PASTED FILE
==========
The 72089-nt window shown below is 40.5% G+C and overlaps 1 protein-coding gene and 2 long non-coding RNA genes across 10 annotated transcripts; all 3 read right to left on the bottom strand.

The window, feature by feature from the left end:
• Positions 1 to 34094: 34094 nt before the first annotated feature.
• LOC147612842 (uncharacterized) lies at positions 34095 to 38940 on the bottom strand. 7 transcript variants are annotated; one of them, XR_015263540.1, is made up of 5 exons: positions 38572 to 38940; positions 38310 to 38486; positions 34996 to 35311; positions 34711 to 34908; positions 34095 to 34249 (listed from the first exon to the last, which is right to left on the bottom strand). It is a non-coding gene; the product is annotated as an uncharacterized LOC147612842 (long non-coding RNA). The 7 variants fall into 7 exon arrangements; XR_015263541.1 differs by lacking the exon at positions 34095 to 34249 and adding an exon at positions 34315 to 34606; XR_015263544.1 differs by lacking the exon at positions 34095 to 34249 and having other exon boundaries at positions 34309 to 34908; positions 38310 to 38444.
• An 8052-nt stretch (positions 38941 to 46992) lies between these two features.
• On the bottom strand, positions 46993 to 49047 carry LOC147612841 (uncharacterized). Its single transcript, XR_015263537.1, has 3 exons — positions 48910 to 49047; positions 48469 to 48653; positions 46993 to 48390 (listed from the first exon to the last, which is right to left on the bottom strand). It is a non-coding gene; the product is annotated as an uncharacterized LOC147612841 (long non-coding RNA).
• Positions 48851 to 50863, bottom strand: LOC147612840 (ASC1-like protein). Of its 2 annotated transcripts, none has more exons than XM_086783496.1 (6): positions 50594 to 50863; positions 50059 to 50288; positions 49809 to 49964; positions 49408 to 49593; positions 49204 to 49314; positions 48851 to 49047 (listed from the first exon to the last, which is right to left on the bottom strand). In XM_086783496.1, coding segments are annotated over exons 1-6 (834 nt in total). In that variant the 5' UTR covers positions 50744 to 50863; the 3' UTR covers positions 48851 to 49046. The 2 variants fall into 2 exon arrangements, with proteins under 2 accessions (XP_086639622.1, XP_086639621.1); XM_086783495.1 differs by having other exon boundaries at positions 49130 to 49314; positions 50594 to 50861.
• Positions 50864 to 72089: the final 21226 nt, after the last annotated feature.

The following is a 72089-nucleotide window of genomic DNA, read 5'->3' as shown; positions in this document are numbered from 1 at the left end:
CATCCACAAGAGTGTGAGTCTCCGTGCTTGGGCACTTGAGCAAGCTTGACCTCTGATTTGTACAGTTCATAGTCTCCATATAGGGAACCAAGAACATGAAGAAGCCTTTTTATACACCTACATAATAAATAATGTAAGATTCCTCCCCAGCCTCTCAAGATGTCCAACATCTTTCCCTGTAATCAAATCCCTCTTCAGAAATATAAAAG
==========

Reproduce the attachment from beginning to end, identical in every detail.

The 72089-nt window shown below is 40.5% G+C and overlaps 1 protein-coding gene and 2 long non-coding RNA genes across 10 annotated transcripts; all 3 read right to left on the bottom strand.

The window, feature by feature from the left end:
• Positions 1 to 34094: 34094 nt before the first annotated feature.
• LOC147612842 (uncharacterized) lies at positions 34095 to 38940 on the bottom strand. 7 transcript variants are annotated; one of them, XR_015263540.1, is made up of 5 exons: positions 38572 to 38940; positions 38310 to 38486; positions 34996 to 35311; positions 34711 to 34908; positions 34095 to 34249 (listed from the first exon to the last, which is right to left on the bottom strand). It is a non-coding gene; the product is annotated as an uncharacterized LOC147612842 (long non-coding RNA). The 7 variants fall into 7 exon arrangements; XR_015263541.1 differs by lacking the exon at positions 34095 to 34249 and adding an exon at positions 34315 to 34606; XR_015263544.1 differs by lacking the exon at positions 34095 to 34249 and having other exon boundaries at positions 34309 to 34908; positions 38310 to 38444.
• An 8052-nt stretch (positions 38941 to 46992) lies between these two features.
• On the bottom strand, positions 46993 to 49047 carry LOC147612841 (uncharacterized). Its single transcript, XR_015263537.1, has 3 exons — positions 48910 to 49047; positions 48469 to 48653; positions 46993 to 48390 (listed from the first exon to the last, which is right to left on the bottom strand). It is a non-coding gene; the product is annotated as an uncharacterized LOC147612841 (long non-coding RNA).
• Positions 48851 to 50863, bottom strand: LOC147612840 (ASC1-like protein). Of its 2 annotated transcripts, none has more exons than XM_086783496.1 (6): positions 50594 to 50863; positions 50059 to 50288; positions 49809 to 49964; positions 49408 to 49593; positions 49204 to 49314; positions 48851 to 49047 (listed from the first exon to the last, which is right to left on the bottom strand). In XM_086783496.1, coding segments are annotated over exons 1-6 (834 nt in total). In that variant the 5' UTR covers positions 50744 to 50863; the 3' UTR covers positions 48851 to 49046. The 2 variants fall into 2 exon arrangements, with proteins under 2 accessions (XP_086639622.1, XP_086639621.1); XM_086783495.1 differs by having other exon boundaries at positions 49130 to 49314; positions 50594 to 50861.
• Positions 50864 to 72089: the final 21226 nt, after the last annotated feature.

The following is a 72089-nucleotide window of genomic DNA, read 5'->3' as shown; positions in this document are numbered from 1 at the left end:
CATCCACAAGAGTGTGAGTCTCCGTGCTTGGGCACTTGAGCAAGCTTGACCTCTGATTTGTACAGTTCATAGTCTCCATATAGGGAACCAAGAACATGAAGAAGCCTTTTTATACACCTACATAATAAATAATGTAAGATTCCTCCCCAGCCTCTCAAGATGTCCAACATCTTTCCCTGTAATCAAATCCCTCTTCAGAAATATAAAAG